The doubts the Employer attempts to raise over that obligation will be put to rest by the arbitration procedure scheduled to begin on January 22, 2002.(4) If the Arbitrator decides that workstation size is within the ambit of the Employer’s duty to bargain under the parties’ CBA, using the mechanism of the reopener, the Union would be permitted to negotiate the size of workstations affected by the Employer’s decision to reconfigure space at the three OSHA directorates. Should the Arbitrator instead find that the CBA does not permit bargaining over the size of offices and workstations, the "proposed ‘reopener’ provision would be rendered moot." The matter before the Panel, however, is not directly about space, but about a "routine" reopener affecting bargaining over space. The Federal Labor Relations Authority (FLRA) has held negotiable similar proposals for reopeners.(5)

2. The Employer’s Position

   The Employer believes that the Panel should decline to assert jurisdiction over the Union’s proposal, so it does not offer a counterproposal. The matter underlying the Union’s proposal, space, is not within the duty to bargain, therefore, a reopener to bargain that subject is equally outside the duty to bargain. Furthermore, Section 7116(d) of the Statute(6) requires a party to elect either the grievance or the Unfair Labor Practice (ULP) forum, but not both. In this instance, the Union’s decision to litigate the identical issue in two previous ULP filings constitutes an election that forecloses further review. In addition, those decisions definitively resolved the question of the Employer’s duty to bargain over work space size under the CBA. In both cases, the Regional Director of the Washington Regional Office of the FLRA held that the Employer did not commit the alleged ULP charges. In the decision issued by the Regional Director on August 5, 1997, the refusal to issue a ULP complaint was essentially based on the view that the Union had waived its right to negotiate over space at the Department level; the Regional Director stated that the contract specifies that the appropriate level for bargaining over space is at the Agency level. In the second decision, issued on May 23, 2001, a ULP was not found because the Employer offered a reasonable interpretation of the CBA as a defense to the actions which the Union alleged violated the Statute. Thus, "the core of the Union’s proposal is a matter which has previously been determined by the [FLRA] as covered by the parties’ agreement." The grievance arbitrator "will have no other recourse than to apply the [FLRA’s] decision negating any reasonable rationale for holding this matter in abeyance pending arbitration review."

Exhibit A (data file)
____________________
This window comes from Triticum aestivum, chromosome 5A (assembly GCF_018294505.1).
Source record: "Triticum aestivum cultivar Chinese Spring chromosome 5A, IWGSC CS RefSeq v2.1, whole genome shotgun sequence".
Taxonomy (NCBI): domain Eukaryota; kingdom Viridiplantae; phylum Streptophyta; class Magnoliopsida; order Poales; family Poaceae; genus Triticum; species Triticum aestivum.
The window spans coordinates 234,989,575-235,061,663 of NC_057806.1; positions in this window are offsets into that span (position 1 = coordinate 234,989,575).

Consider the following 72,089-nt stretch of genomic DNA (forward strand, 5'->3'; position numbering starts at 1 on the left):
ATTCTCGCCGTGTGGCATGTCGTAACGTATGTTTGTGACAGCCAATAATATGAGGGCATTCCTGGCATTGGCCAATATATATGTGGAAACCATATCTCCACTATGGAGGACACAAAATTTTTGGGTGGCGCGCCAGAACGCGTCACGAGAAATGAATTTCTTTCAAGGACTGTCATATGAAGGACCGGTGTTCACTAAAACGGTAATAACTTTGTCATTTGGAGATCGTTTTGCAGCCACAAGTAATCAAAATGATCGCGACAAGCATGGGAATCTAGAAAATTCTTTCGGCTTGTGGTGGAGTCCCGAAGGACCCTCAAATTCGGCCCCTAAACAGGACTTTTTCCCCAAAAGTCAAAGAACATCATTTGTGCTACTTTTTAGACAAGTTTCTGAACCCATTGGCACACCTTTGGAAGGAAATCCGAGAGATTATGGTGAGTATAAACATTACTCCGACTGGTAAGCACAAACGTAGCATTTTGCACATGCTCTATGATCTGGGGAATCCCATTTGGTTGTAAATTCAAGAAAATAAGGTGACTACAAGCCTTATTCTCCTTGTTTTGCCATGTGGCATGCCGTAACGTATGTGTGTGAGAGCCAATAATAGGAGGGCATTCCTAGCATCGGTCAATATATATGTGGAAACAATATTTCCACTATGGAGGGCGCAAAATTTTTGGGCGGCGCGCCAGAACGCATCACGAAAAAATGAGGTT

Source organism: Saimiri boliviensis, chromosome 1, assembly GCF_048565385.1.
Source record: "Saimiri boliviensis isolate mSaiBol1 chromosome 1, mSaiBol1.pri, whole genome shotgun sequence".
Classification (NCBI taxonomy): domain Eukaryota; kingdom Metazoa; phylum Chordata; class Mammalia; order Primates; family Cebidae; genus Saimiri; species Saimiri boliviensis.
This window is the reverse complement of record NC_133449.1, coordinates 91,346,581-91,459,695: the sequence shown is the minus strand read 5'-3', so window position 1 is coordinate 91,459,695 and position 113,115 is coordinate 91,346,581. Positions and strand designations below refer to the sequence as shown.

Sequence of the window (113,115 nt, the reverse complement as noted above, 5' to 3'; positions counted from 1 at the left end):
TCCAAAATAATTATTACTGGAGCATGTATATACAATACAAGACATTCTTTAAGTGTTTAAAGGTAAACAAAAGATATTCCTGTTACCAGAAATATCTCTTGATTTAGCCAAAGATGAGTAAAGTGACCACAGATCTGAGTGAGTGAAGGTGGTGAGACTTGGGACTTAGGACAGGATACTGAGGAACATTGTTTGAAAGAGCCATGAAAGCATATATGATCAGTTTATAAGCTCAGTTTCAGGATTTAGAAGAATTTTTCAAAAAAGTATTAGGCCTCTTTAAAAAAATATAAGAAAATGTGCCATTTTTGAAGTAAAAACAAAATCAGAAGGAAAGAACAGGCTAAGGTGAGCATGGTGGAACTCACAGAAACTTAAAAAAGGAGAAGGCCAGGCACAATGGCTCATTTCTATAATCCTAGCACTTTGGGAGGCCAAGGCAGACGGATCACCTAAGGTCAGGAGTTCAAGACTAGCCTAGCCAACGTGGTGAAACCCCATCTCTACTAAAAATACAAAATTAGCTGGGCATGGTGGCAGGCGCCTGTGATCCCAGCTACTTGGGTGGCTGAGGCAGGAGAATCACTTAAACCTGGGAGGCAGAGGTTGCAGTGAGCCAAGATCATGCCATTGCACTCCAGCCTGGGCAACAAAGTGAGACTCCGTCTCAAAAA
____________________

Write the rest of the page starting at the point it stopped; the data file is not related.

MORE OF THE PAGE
Concerning actual space allocations, OSHA has attempted to provide "a much improved work environment that is efficient but also cosmetically pleasing." In an affidavit, the Director of Administrative Services states that the Department grants a limited amount of space to each Agency. In the Directorate of Compliance Programs, the space redesign is to accommodate 63 employees, resulting in 13 offices for supervisors and managers and 50, 72-square-foot cubicles for other unit and non-unit employees. The same affidavit states that the design calls for the reconfiguration of the reception area in the Directorate of Federal State Programs, reducing the number of cubicles from seven to five, and increasing the square footage of each cubicle. For the Directorate of Technical Support, Technical Center, the design for the docket office would provide one bargaining-unit employee a cubicle enlarged to 85 square feet.


    Having carefully considered the evidence and arguments presented by the parties, we conclude that the Union’s proposal should be adopted to resolve the impasse. Fundamentally, this is a dispute about whether, under certain conditions, the Union should be permitted to reopen bargaining over the size of unit employees’ workstations in the three directorates. In our view, neither the jurisdictional questions the Employer raises, nor its arguments concerning the merits of the workstation sizes it proposes to implement, are directly relevant to the matter before the Panel. Granted, it would have been better if the Union had received a definitive answer to the parties’ longstanding disagreement over the meaning of the CBA provisions which are the subject of